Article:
Many of you may well remember that some time ago (but not all that many posts ago) my good friend, Dan Ward, wrote a guest piece for the Cigar Monologues. I am delighted to publish a second guest review from this fine BOTL, and what a cigar he chose to review. A Partagas Lusitanias aged for 14 years by the very good people at Hunters & Frankau. Thank you to Dan for his contribution – and I’m always keen for guest entries on the blog, so if you fancy writing one, don’t hesitate to get in touch (via comments, Twitter or Facebook).
Partagas Lusitanias (1999)
(Size: 7 5/8″ x 49)
The Partagas Lusitanias is an old friend, as indeed is the entire Partagas lineup. Over the years I have smoked many Lusitanias and have come to regard them as my all time favourite cigar (with the Serie P No.2 a very close second). Up until now I had not smoked a Lusi with more than five years of age on it, so this one with 14 years on should be quite something.
To start with, the construction was absolutely brilliant. Firm along the length of the cigar, with an exceptionally well executed cap and a foot that was something to behold! There was a beautiful oily sheen along the length of the wrapper. In my excitement, I neglected to get more pictures of this cigar, although I daresay that my iPhone’s camera would not have done it justice. When cutting a cigar I prefer to take as little off as possible, such that only a small piece of wrapper is removed and the filler tobacco is left intact. Pre-light draw was exactly what one would expect from a cigar of this size: firm enough to let you know that you have a sizeable cigar, but loose enough that you don’t have to work at it.
Pre-light flavours were very creamy, with hints of cocoa abound.
Upon lighting the predominant flavour was that of fairly mild espresso. Throughout this cigar espresso underpins everything, but seeing as I rather like espresso (I often drink 7 or 8 in a day) I found this very satisfying. As the cigar progressed towards the end of the first third the mild espresso built into a strong espresso, perhaps even ristretto flavour, with a very pleasant creaminess underlying everything – maybe comparable to a latte made with 4 shots of espresso.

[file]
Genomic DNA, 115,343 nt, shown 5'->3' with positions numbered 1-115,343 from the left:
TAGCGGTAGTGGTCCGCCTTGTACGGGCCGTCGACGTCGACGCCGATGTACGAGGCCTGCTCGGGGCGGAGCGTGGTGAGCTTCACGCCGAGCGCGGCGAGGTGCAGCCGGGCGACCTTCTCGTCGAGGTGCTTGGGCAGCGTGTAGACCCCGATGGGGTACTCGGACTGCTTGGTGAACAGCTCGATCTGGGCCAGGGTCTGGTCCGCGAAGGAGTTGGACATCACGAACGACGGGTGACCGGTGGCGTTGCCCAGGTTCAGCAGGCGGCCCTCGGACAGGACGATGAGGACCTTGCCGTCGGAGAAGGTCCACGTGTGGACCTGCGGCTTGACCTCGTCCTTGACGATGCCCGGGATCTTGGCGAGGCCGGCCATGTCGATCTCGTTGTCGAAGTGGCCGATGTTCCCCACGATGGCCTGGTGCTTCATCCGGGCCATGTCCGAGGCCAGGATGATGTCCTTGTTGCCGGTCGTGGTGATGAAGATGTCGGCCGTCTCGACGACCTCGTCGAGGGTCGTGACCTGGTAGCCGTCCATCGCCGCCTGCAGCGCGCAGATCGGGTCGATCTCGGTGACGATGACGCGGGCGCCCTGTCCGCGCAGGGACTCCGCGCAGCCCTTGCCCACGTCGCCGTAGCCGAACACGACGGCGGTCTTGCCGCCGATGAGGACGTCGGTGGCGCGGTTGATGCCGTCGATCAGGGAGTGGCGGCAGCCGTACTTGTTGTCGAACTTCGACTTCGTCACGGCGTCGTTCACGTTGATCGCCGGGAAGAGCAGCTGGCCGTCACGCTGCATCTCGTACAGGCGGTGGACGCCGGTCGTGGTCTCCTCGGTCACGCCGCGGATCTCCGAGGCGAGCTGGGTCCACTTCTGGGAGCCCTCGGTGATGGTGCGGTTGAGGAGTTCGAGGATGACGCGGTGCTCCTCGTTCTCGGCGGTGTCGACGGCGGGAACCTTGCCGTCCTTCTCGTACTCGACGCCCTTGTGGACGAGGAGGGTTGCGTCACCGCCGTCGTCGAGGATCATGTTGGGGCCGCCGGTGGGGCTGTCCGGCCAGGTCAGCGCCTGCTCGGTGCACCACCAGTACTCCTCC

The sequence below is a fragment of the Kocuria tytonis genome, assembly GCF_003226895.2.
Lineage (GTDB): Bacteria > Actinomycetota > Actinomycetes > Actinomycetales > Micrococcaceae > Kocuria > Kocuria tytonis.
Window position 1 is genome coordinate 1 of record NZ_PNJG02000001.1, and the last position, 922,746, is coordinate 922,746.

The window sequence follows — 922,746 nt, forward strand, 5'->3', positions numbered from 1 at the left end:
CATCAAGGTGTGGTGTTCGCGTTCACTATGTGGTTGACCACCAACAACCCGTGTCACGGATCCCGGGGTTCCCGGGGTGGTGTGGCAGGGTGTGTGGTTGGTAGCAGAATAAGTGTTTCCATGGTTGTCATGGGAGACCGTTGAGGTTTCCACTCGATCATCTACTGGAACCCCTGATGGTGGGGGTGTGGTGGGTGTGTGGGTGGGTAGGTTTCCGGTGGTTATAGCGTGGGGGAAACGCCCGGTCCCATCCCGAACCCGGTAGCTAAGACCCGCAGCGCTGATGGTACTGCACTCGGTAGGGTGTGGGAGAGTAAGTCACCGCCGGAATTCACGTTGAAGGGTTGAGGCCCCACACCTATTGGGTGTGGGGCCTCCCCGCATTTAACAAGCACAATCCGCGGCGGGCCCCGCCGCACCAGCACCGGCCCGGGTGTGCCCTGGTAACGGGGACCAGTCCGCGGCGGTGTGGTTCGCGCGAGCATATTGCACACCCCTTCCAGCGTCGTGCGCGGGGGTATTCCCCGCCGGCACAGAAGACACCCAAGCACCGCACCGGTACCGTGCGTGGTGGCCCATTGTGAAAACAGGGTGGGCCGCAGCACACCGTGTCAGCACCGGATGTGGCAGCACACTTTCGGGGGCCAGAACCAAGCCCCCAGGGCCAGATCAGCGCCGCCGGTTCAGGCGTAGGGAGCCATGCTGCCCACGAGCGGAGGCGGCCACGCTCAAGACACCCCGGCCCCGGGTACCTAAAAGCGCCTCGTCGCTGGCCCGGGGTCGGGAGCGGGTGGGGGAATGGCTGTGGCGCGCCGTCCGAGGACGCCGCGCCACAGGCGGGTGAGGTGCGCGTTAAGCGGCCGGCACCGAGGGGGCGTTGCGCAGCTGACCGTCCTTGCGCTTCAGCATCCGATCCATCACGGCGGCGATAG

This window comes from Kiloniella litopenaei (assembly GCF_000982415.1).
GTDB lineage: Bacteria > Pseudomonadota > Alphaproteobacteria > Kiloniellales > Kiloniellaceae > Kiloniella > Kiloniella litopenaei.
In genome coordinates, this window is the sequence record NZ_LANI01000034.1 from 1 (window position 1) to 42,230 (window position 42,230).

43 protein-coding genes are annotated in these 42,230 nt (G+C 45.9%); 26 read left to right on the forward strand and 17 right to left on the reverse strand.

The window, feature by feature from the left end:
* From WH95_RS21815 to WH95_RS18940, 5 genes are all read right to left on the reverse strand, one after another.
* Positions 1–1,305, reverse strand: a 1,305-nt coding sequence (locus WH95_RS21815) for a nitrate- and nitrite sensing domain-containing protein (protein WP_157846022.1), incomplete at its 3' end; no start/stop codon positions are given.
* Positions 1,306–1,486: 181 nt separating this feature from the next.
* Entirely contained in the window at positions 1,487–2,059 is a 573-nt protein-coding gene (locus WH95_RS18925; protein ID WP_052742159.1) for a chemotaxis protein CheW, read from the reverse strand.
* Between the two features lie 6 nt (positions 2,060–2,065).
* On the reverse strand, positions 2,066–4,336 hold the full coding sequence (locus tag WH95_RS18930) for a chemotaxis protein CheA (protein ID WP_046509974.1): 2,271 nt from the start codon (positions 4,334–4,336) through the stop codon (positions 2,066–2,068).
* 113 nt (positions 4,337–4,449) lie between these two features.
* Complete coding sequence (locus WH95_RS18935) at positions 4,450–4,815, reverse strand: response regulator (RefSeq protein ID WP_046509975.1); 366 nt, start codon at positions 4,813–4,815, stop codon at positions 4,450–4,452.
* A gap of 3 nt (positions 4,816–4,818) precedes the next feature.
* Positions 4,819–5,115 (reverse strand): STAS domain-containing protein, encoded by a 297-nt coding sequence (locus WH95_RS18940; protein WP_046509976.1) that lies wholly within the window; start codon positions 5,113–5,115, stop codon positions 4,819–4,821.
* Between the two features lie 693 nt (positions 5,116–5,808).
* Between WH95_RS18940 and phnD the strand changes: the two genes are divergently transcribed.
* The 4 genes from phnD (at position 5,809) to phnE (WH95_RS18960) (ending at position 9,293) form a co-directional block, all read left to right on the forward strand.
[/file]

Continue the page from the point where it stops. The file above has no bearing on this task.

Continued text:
Into the second third the strong espresso flavours remained intact, transporting me away from the chilly Cigar Bothy at Edinburgh’s Hotel Du Vin to a warm summer’s evening overlooking Lake Como. (I would recommend the Cigar Bothy as well worth a visit if you fancy a cigar in Edinburgh). At this point it is worth noting that the burn of this cigar was exemplary, not needing a single touch up along its entire length.
Which brings me on to the last last third and more espresso! Slowing subduing back to a milder espresso with a hint of sweetness to finish. At no point was there any harshness or bitterness to be found anywhere. Throughout a firm light grey ash was to be found.
Overall, this was a truly brilliant cigar. Highly enjoyable from start to finish and everything that you could ask for from a prominente vitola. It’s certainly not cheap, at £28.99, but considering that this is a few pounds less than a Cohiba Siglo VI, and a more enjoyable smoke, it offers a lot of value for money.
Using my rating system 9.5/10 which translates into 95/100 using Simons usual rating system. It really is that good. (Not sure it’s quite a straight conversion, but get the point. – Ed.)
— DW —